So, let’s ride this water-borne, nationally inflicted, “possible carcinogen”, corporate bull, shall we?

A water-borne carcinogen is hard to track. It twists and jumps. It can’t be linked with a specific ingestion mechanism and the formation of cancer in a specific organ – like smoking and lung cancer. We all drink water. Our bodies are 50 – 70% water. So what if 70% of our rainwater contains glycophosphate, that specific “probable carcinogen”, you can’t prove anything. Just drink your water and shut up.

Interesting. A water-borne carcinogen might cause cancer that doesn’t have a specific source as in smoking/lung cancer. How coincidental that Cancer of Unknown Primary (CUP) is the “super-bull” of the cancer world. It should be nicknamed “Bodacious”.  

CUP is like a raging bull which attacks the body from within the arena of the skin from all directions at once. There is no point of pivot on which the patient can pause to resist. The CUP spreads to all organs, and even the arena of the skin. “Bodacious” the bull attempted on numerous occasions to fence climb, leap or ram. No fences stop the CUP because the skin simply is just another “organ” which CUP turns into another painful, grotesque lesion, part of this latest ride.

     When you are diagnosed with cancer, some physicians use fear to get you to quickly agree to their form of treatment: surgery, chemotherapy and radiation being the predominant. But, with CUP, these physicians are as confused as bull riders atop “Bodacious” because their expertise, which focuses on specific locales of the disease and thus specific treatments (“Liver Cancer”, “Bladder Cancer” and so forth) cannot be used because CUP, like that young bull-calf “J31” is leaping, bucking forward, bucking backwards, spinning around inside and you feel totally assaulted and violated. All the organs can be affected at the same time.

     What a ride! No one knows the source of an unknown primary cancer. Water-borne? Who knows.

     Perhaps the main purveyor of glycophosphates, which is now heavily evident in our water supplies, like the owner of “Bodacious”, should put the stuff out to pasture until it is known to be safe in the ring with that stuff. But, no. Corporations need lots of deaths.

     That’s bodacious!


  1. “The Ride Of Their Lives,” Burkhard Bilger, New Yorker, Reporter At Large, December 8, 2014,


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Wednesday, September 26, 2018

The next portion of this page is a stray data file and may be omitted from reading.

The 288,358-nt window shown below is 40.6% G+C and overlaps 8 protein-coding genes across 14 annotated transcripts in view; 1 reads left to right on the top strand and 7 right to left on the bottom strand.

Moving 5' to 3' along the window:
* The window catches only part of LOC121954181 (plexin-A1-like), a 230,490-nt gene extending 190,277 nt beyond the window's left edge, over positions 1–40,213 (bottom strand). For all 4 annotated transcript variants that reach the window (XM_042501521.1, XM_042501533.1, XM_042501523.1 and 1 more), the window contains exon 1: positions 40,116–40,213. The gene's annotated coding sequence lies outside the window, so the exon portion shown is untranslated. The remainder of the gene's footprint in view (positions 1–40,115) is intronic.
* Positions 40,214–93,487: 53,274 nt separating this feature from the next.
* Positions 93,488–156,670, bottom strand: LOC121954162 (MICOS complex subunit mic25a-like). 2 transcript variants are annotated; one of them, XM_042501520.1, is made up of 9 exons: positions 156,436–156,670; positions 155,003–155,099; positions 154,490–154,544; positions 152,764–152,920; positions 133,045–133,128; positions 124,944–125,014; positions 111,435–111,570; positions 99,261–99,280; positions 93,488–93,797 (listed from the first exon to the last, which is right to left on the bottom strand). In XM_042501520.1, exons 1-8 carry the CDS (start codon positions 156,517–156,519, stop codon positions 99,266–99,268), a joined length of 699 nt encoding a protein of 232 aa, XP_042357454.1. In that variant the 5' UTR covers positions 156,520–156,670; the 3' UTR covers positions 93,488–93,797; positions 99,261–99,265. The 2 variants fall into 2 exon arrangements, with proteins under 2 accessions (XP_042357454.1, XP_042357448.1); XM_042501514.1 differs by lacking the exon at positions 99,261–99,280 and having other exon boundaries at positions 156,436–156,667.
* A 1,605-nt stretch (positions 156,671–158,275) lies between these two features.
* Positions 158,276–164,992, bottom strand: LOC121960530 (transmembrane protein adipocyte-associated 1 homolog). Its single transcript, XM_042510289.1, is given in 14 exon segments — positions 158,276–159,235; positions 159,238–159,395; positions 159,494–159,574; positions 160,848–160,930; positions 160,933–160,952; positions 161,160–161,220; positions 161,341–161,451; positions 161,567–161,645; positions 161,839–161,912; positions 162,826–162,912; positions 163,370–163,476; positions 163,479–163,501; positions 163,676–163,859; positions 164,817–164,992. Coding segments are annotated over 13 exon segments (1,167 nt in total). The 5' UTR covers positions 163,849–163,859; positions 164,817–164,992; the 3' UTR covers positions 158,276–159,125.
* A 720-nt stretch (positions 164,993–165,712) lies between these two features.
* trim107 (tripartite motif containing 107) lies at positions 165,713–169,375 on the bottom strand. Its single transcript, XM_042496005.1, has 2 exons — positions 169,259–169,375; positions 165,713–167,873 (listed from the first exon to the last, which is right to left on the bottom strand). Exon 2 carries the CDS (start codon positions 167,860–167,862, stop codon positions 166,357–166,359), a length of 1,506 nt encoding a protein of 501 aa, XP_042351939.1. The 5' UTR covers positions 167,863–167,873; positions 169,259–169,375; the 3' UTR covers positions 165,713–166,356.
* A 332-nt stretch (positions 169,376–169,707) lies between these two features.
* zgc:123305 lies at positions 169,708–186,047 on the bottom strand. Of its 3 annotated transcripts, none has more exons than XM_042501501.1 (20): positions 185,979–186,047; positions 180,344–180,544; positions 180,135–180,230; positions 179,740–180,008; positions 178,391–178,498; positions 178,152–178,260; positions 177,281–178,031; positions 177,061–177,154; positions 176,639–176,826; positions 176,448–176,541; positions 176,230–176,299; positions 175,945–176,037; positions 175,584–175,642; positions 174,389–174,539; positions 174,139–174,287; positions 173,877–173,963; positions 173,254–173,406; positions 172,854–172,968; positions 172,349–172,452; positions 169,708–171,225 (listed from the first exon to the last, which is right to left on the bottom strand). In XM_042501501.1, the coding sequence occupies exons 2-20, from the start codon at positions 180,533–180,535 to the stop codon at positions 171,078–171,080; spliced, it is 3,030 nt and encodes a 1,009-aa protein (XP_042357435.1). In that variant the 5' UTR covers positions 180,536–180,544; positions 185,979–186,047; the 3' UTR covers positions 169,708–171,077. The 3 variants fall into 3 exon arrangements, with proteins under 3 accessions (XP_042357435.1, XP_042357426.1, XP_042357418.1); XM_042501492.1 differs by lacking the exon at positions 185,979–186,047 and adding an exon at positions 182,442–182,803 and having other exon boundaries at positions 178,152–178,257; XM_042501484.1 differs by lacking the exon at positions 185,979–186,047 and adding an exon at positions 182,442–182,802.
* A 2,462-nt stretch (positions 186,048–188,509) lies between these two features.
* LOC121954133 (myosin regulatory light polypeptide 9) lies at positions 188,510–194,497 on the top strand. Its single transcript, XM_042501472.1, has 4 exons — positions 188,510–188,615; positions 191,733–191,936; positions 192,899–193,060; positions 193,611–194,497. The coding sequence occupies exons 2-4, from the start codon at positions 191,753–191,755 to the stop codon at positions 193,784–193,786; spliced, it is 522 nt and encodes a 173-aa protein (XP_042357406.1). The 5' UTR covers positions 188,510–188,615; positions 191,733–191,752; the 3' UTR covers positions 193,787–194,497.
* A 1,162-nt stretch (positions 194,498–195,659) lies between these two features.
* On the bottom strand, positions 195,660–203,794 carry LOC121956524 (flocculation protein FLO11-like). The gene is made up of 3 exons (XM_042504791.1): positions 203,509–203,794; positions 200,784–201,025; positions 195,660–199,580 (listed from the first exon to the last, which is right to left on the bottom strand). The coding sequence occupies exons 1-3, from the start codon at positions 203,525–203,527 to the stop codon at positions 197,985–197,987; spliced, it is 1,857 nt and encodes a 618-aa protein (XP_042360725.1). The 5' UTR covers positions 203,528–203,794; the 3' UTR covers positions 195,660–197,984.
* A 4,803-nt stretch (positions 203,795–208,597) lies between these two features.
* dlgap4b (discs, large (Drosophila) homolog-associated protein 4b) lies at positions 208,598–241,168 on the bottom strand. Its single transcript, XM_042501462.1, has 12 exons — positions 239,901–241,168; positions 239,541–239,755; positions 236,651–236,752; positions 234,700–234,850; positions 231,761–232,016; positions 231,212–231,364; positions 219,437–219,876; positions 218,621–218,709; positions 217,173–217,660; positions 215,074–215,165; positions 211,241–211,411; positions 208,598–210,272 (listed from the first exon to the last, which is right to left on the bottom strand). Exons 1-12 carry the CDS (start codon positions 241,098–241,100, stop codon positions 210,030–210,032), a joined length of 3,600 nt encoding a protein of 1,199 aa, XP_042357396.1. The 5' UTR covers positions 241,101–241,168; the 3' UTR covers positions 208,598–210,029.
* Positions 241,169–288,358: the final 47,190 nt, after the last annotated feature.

After I had my heart attack, and I was well into physical rehab, I took a meditation course.  I was physically recovering, so I thought I would change my inner life as well.
                The meditation course taught two, very simple, basic types of contemplation.[1]
The first type was a focused gaze on an object. They gave me a river pebble to look at. “Look at the stone carefully, Jean, then shut your eyes and imagine the pebble in great detail.”
The second type, was to adopt a wide gaze and not focus on the stone. See the stone, on your hand and the rest of the room, how the light is coming in the windows, etc. A wide gaze. Then look way and imagine the wide gaze.
I could do the first, the focused gaze like gangbusters. The wide gaze I could not do. I had lots of excuses. The line on my bifocals got in the way, I couldn’t get the angle right, lots of excuses.
So, I went to the facilitator and described my difficulties. He is a close friend of mine and he said, “Well, Jean, that’s why you had your heart attack.”
“Oh, really?” I said.
“You see, the narrow gaze is easy for people whose life is organized around details. You’re a good writer and non-profit administrator. You hold all the details, the decisions, and the like. Those details take all of your attention and that works its way into your physiology. It becomes you. People say you are an “attention to detail” kind of guy. You dress neat. You order your meals. By holding on to so many details, by living for the details, you have regimented your life and your physiology and have hardened your heart. You have hardened your arteries and that caused your myocardial infarction. To not have a second heart attack, you have to not focus on the details. Learn to adopt the wide gaze. Delegate in your job, and at home. Strengthen the wide gaze. Learn not to care about the details. When you jog, try not to see specific trees you pass by, try to see the forest.”
“And this makes a difference, really?”
“Oh yes.” He said. “Your heart has a very strong fear – a phobia, really - that if you don’t cling tightly and live for the details in your life – what you now consider so important - you will disappear.”
My phobia was my fear of not existing, of disappearing.
So, I worked at it hard, and delegated, and trusted the details would be carried by others, decided by others. I had to learn to trust. And, slowly, I changed. I saw the forest, not the trees. The green and not the plants.
But now, my phobia is back and resident in my smart phone.
All my apps deliver a persistent, super abundance of details; specifics some aspect of my life. All claim to be essential. They are a type of consciousness which works to re-create the  phobia that if I don’t pay attention to those details – to them – then I may miss some detail.
A techno-phobia. So, I am now practicing the techno wide  gaze.

[1]Contemplation just means imagination or memory. 

(C) Copyright 2018, Jean W. Yeager - All Rights Reserved